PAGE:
Emily shrugged her shoulders and leaned back into the couch. “I’ve got the time.”

Miss Emma nodded and leaned back into the couch beside her niece.

“Well… it started about thirteen years ago. Mab had just lost her husband to lung cancer and she really didn’t have anyone but him. She had no family, no real friends… just a few people she worked with at a florist’s shop. Flowers were her thing you see… besides her beloved husband.
“After a particularly hard day at work she came home to an empty apartment and she felt the weight of her loss quite severely. It’s a wonderful thing to love another person so greatly that you are the only two things that matter in your private universe. The curse of it is we seldom leave this world together and when one of you is gone it’s like half of your universe has been torn apart. That was what Mab was feeling.

“She told me that she went to her kitchen window to lay down birdseed as her husband used to do when he got home from work. A familiar collection of sparrows came to eat and she watched them intently. When the birdseed was gone one by one the little birds extended their wings and flew away. As she watched the sparrows leaving Mab realized that she was able to do the very same thing. She didn’t have to stay in that apartment that was no longer filled with her husband’s presence. She didn’t have to get up at dawn and go back to that florist’s shop and spend another aimless day around co-workers she cared little for. Mab didn’t have to stay there.

“So Mab grabbed some suitcases and filled them up with the things she didn’t want to leave behind. She took a box and filled it with her photo albums and the pictures she had of her husband. She took only the things around her that had real sentimental value and she loaded them into her car. An hour later she was on the highway moving with no direction, no destination in mind and there began her adventure.

“She went everywhere that one. The more nomadic she became the more her senses began to change. In life Mab had been a quite ordinary middle-aged woman with an incredible green-thumb who loved her husband and was reasonably satisfied with her life because she was with him. When he was gone she became a singular creature who wanted to see everything, to know everything she could know. She traveled to Florida to see the coral castle and had lively debates about how old Edward had moved all that rock around. She visited the Winchester house and nearly stepped through one of the doors to nowhere. Though technically it did lead somewhere: Down, at a falling pace. That woman can tell you a story or two about her travels. Believe it.” This caused Miss Emma a thoughtful smile.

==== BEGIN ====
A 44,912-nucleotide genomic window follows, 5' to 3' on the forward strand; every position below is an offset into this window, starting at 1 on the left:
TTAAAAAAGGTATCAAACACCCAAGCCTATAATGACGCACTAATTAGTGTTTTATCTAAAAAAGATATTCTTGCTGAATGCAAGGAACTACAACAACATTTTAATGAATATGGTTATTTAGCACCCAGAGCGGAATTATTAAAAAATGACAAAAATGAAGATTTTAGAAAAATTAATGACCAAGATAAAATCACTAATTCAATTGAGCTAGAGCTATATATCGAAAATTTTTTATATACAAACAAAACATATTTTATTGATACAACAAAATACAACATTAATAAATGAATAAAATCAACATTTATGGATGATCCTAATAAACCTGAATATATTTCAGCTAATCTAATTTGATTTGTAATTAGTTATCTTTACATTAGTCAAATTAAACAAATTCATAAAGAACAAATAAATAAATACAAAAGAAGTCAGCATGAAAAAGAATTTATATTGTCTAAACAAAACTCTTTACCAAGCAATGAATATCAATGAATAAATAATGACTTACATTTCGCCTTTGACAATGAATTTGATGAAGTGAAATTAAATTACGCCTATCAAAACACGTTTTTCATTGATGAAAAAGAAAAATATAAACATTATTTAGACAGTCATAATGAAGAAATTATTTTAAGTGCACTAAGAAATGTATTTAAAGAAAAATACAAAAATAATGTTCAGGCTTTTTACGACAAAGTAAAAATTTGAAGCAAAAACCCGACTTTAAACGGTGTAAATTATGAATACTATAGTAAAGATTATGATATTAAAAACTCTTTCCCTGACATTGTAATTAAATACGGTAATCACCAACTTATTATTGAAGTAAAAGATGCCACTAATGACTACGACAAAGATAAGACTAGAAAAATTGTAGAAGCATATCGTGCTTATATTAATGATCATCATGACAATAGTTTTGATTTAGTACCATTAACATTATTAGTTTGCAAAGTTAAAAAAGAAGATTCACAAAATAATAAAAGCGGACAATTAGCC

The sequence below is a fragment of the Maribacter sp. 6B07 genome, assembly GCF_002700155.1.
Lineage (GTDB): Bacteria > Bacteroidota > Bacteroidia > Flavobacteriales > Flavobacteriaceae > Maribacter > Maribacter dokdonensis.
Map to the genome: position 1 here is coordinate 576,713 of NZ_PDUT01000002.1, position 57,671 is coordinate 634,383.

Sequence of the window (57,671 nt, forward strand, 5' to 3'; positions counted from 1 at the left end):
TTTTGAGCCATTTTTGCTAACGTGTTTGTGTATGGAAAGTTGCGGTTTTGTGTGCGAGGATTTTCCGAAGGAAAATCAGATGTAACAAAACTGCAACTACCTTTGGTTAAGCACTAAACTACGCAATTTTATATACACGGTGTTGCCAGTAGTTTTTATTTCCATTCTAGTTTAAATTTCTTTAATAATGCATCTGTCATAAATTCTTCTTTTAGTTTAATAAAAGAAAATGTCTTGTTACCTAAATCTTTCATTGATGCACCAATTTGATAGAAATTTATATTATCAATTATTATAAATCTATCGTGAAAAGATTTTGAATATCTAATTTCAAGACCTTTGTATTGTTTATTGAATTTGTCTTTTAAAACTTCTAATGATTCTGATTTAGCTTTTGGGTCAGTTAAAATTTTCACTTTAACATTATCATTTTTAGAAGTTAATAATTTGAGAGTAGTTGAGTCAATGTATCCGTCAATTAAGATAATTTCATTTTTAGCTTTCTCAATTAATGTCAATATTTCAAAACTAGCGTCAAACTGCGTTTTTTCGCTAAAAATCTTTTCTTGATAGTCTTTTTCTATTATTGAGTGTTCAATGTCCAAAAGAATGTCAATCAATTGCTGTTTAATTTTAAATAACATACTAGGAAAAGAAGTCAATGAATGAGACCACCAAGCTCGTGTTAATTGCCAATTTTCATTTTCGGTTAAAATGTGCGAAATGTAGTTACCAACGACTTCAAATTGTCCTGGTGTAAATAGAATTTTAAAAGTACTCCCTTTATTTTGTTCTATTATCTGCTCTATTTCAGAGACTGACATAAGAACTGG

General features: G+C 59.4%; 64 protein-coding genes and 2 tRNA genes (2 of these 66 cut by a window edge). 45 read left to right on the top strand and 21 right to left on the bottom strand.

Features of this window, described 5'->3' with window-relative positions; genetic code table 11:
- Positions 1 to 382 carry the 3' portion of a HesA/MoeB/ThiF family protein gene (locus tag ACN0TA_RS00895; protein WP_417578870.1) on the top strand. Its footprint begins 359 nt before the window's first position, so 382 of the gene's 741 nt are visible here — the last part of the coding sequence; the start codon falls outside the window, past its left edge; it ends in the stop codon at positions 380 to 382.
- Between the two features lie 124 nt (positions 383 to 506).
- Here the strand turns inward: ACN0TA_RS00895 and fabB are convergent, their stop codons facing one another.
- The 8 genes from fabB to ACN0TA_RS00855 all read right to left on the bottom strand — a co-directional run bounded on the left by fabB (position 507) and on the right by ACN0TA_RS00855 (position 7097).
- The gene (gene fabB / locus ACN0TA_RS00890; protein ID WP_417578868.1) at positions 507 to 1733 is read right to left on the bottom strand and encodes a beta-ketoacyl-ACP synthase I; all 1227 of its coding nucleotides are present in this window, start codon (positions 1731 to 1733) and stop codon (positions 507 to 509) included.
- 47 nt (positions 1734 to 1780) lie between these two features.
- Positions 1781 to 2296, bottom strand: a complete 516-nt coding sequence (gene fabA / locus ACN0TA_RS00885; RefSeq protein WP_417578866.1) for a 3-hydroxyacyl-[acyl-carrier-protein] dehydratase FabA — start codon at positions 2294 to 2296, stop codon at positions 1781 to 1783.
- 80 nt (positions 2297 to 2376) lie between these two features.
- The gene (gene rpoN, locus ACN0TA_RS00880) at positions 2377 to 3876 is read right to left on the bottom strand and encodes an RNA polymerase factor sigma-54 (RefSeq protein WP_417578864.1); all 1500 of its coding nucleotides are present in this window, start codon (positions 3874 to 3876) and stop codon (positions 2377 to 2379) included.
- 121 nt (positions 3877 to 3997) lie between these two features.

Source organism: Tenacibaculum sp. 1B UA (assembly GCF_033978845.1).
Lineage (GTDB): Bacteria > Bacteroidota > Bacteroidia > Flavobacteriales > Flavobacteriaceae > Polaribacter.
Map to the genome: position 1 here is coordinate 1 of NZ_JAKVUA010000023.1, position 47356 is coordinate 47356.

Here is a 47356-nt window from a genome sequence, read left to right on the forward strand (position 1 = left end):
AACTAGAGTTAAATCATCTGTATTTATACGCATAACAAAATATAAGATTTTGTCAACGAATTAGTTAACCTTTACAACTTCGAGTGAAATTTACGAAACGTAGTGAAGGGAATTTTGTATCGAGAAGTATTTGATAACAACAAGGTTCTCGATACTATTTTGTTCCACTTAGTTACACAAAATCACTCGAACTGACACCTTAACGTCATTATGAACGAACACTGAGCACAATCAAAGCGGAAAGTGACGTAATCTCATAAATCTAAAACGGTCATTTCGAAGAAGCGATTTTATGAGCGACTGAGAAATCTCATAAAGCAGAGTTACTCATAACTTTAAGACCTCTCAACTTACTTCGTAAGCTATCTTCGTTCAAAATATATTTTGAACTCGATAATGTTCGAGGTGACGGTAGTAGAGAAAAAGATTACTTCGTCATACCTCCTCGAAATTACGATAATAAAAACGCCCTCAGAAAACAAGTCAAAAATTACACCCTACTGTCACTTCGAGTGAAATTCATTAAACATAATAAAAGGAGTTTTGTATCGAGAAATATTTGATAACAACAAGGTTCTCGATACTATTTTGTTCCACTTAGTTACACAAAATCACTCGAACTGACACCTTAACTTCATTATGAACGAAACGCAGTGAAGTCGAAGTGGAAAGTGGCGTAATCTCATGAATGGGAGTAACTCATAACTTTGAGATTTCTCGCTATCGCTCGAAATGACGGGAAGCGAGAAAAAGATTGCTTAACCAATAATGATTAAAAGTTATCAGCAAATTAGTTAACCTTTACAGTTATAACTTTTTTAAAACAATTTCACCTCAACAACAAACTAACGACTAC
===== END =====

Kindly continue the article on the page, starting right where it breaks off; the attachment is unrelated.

“One day Mab was presented with an experience that showed her just how greatly her senses had changed… how she was seeing so much more of the world than the average person.

“She was in a large town sitting on a park bench feeding ducks. One of the ducks became startled and started flapping its wings most violently and quaking at something Mab couldn’t see. Finally the duck darted forward and sitting there was an ugly little creature she described as looking like a very old and angry sweet potato. It had arms and legs and a cruel little face where at that moment had a mouthful of duck feathers in it.

“When the creature realized that Mab could see it, it was just as startled as she was. They stared one another down until finally the creature became spooked and ran away. To this day Mab hasn’t successfully been able to identify the creature and at the time she didn’t want to figure out what it was. She was too busy being perplexed by having seen it. It was the start though. From that point after Mab would see things everywhere. And they were things that everyone could see if they wanted to. She realized people simply did their best to filter those things out.